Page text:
(a) there has been a significant change in the matters to which it relates, or

(b) there is another reason to believe that it is no longer valid,

and, following the review, the employer shall amend the risk assessment as appropriate.

(4) In relation to the most recent risk assessment carried out by an employer, he or she shall take steps to implement any improvement considered necessary relating to the safety, health and welfare at work of employees and to ensure that any such improvement is implemented in respect of all activities and levels of the place of work.

(5) Every person to whom sections 12 or 15 applies shall carry out a risk assessment in accordance with this section to the extent that his or her duties under those sections may apply to persons other than his or her employees.


Safety statement.

20.—(1) Every employer shall prepare, or cause to be prepared, a written statement (to be known and referred to in this Act as a “safety statement”), based on the identification of the hazards and the risk assessment carried out under section 19, specifying the manner in which the safety, health and welfare at work of his or her employees shall be secured and managed.

(2) Without prejudice to the generality of subsection (1), every employer shall ensure that the safety statement specifies—

(a) the hazards identified and the risks assessed,

(b) the protective and preventive measures taken and the resources provided for protecting safety, health and welfare at the place of work to which the safety statement relates,

(c) the plans and procedures to be followed and the measures to be taken in the event of an emergency or serious and imminent danger, in compliance with sections 8 and 11,

(d) the duties of his or her employees regarding safety, health and welfare at work, including co-operation with the employer and any persons who have responsibility under the relevant statutory provisions in matters relating to safety, health and welfare at work,

(e) the names and, where applicable, the job title or position held of each person responsible for performing tasks assigned to him or her pursuant to the safety statement, and

(f) the arrangements made regarding the appointment of safety representatives and consultation with, and participation by, employees and safety representatives, in compliance with sections 25 and 26, including the names of the safety representative and the members of the safety committee, if appointed.

(3) Every employer shall bring the safety statement, in a form, manner and, as appropriate, language that is reasonably likely to be understood, to the attention of—

(a) his or her employees, at least annually and, at any other time, following its amendment in accordance with this section,

(b) newly-recruited employees upon commencement of employment, and

(c) other persons at the place of work who may be exposed to any specific risk to which the safety statement applies.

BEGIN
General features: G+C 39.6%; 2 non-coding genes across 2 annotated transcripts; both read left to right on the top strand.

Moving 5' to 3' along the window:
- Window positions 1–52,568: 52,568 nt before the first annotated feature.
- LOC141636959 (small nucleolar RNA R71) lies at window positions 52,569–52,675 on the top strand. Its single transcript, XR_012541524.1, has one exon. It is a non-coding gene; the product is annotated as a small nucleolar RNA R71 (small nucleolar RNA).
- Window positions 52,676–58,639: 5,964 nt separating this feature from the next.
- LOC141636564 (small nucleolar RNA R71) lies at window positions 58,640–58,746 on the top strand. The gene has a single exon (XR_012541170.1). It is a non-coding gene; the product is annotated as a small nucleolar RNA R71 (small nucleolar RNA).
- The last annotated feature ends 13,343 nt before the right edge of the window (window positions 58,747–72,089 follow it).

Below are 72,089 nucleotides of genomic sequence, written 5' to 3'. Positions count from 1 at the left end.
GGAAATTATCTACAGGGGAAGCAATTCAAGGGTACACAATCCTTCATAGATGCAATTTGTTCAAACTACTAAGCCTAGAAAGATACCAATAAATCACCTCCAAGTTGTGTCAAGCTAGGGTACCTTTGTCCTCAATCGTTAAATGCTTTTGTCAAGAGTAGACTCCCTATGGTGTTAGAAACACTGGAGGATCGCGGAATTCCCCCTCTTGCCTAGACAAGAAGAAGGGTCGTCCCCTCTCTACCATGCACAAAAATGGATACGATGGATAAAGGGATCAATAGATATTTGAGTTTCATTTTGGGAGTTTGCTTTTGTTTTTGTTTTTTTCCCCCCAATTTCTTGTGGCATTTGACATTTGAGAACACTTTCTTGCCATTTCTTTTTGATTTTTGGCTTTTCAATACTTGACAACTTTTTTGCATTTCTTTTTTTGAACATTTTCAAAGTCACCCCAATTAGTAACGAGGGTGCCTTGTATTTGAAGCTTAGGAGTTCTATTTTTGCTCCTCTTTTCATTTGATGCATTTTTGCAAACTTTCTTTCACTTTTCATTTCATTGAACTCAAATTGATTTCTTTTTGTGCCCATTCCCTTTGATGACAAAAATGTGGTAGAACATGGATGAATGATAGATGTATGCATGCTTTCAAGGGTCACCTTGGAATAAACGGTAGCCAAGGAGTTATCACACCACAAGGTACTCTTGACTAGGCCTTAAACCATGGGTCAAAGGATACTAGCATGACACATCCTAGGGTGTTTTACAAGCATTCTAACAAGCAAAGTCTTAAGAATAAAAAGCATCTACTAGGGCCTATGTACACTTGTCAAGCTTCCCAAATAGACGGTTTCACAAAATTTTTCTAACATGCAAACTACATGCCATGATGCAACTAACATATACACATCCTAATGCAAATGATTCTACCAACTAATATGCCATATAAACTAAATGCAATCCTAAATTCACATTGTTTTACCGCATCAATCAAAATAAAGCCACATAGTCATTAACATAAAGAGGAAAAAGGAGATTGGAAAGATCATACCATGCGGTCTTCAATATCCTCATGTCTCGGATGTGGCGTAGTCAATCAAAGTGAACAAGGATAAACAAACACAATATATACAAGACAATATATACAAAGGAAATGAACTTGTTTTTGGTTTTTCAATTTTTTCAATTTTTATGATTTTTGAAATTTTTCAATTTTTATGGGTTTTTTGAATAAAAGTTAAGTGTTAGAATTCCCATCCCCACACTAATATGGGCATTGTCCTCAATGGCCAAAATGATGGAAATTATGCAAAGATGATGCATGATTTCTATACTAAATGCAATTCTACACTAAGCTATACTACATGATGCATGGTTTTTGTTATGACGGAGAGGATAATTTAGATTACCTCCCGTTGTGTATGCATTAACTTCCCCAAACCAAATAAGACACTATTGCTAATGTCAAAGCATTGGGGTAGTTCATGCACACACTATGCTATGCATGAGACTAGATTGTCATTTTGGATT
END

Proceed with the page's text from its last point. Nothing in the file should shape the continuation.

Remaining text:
(4) Where there are specific tasks being performed at the place of work that pose a serious risk to safety, health or welfare, an employer shall bring to the attention of those affected by that risk relevant extracts of the safety statement setting out—

(a) the risk identified,

(b) the risk assessment, and

(c) the protective and preventive measures taken in accordance with the relevant statutory provisions in relation to that risk.

(5) Every employer shall, taking into account the risk assessment carried out under section 19, review the safety statement where—

(a) there has been a significant change in the matters to which it refers,

(b) there is another reason to believe that the safety statement is no longer valid, or

(c) an inspector in the course of an inspection, investigation, examination, inquiry under section 64 or otherwise directs that the safety statement be amended within 30 days of the giving of that direction,

and, following the review, the employer shall amend the safety statement as appropriate.

(6) Every employer who is conducting activities, as may be prescribed in accordance with this subsection, who contracts with another employer for that employer to provide services to him or her shall require that that employer is in possession of an up-to-date safety statement as required under this section.

(7) A copy of a safety statement, or relevant extract of it, shall be kept available for inspection at or near every place of work to which it relates while work is being carried out there.

(8) It shall be sufficient compliance with this section by an employer employing 3 or less employees to observe the terms of a code of practice, if any, relating to safety statements which applies to the class of employment covering the type of work activity carried on by the employer.

(9) Every person to whom section 12 or 15 applies shall prepare a safety statement in accordance with this section to the extent that his or her duties under those sections may apply to persons other than his or her employees.

Annotations:

Editorial Notes:

E13

Safety statement details prescribed (1.05.2008) by Safety, Health And Welfare At Work (Quarries) Regulations 2008 (S.I. No. 28 of 2008), reg. 11.

……


Joint safety and health agreements.